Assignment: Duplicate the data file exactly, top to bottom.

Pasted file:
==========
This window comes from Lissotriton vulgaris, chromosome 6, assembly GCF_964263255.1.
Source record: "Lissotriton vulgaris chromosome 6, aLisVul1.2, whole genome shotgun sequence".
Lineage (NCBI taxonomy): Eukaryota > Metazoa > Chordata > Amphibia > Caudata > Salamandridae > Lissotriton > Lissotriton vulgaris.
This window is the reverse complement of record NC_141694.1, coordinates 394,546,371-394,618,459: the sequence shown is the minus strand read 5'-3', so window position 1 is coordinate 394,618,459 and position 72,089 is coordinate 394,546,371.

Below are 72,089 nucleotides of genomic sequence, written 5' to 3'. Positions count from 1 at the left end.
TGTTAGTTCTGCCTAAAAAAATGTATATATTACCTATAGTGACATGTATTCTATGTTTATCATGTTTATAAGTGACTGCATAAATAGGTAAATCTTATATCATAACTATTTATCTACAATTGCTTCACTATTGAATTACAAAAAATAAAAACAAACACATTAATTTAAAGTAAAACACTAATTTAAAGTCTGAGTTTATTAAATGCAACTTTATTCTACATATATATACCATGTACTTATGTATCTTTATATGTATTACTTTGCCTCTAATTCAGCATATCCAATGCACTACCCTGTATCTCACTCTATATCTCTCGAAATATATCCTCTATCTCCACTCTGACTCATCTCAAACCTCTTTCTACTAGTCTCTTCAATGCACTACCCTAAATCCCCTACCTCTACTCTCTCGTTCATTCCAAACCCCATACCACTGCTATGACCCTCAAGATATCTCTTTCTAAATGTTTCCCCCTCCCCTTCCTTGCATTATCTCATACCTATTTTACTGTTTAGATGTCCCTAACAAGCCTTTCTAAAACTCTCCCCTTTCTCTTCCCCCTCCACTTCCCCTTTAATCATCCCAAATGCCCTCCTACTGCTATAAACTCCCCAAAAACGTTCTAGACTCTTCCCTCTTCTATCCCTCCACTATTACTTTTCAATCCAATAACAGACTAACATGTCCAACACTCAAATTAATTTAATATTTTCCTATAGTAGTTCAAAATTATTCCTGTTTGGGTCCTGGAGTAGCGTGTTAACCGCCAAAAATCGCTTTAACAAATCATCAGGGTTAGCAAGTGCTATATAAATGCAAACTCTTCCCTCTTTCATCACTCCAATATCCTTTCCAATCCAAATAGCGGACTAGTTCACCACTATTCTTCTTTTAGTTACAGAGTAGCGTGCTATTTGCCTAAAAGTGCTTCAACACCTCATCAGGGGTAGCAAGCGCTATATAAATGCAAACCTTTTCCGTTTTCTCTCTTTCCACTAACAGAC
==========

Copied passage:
This window comes from Lissotriton vulgaris, chromosome 6, assembly GCF_964263255.1.
Source record: "Lissotriton vulgaris chromosome 6, aLisVul1.2, whole genome shotgun sequence".
Lineage (NCBI taxonomy): Eukaryota > Metazoa > Chordata > Amphibia > Caudata > Salamandridae > Lissotriton > Lissotriton vulgaris.
This window is the reverse complement of record NC_141694.1, coordinates 394,546,371-394,618,459: the sequence shown is the minus strand read 5'-3', so window position 1 is coordinate 394,618,459 and position 72,089 is coordinate 394,546,371.

Below are 72,089 nucleotides of genomic sequence, written 5' to 3'. Positions count from 1 at the left end.
TGTTAGTTCTGCCTAAAAAAATGTATATATTACCTATAGTGACATGTATTCTATGTTTATCATGTTTATAAGTGACTGCATAAATAGGTAAATCTTATATCATAACTATTTATCTACAATTGCTTCACTATTGAATTACAAAAAATAAAAACAAACACATTAATTTAAAGTAAAACACTAATTTAAAGTCTGAGTTTATTAAATGCAACTTTATTCTACATATATATACCATGTACTTATGTATCTTTATATGTATTACTTTGCCTCTAATTCAGCATATCCAATGCACTACCCTGTATCTCACTCTATATCTCTCGAAATATATCCTCTATCTCCACTCTGACTCATCTCAAACCTCTTTCTACTAGTCTCTTCAATGCACTACCCTAAATCCCCTACCTCTACTCTCTCGTTCATTCCAAACCCCATACCACTGCTATGACCCTCAAGATATCTCTTTCTAAATGTTTCCCCCTCCCCTTCCTTGCATTATCTCATACCTATTTTACTGTTTAGATGTCCCTAACAAGCCTTTCTAAAACTCTCCCCTTTCTCTTCCCCCTCCACTTCCCCTTTAATCATCCCAAATGCCCTCCTACTGCTATAAACTCCCCAAAAACGTTCTAGACTCTTCCCTCTTCTATCCCTCCACTATTACTTTTCAATCCAATAACAGACTAACATGTCCAACACTCAAATTAATTTAATATTTTCCTATAGTAGTTCAAAATTATTCCTGTTTGGGTCCTGGAGTAGCGTGTTAACCGCCAAAAATCGCTTTAACAAATCATCAGGGTTAGCAAGTGCTATATAAATGCAAACTCTTCCCTCTTTCATCACTCCAATATCCTTTCCAATCCAAATAGCGGACTAGTTCACCACTATTCTTCTTTTAGTTACAGAGTAGCGTGCTATTTGCCTAAAAGTGCTTCAACACCTCATCAGGGGTAGCAAGCGCTATATAAATGCAAACCTTTTCCGTTTTCTCTCTTTCCACTAACAGAC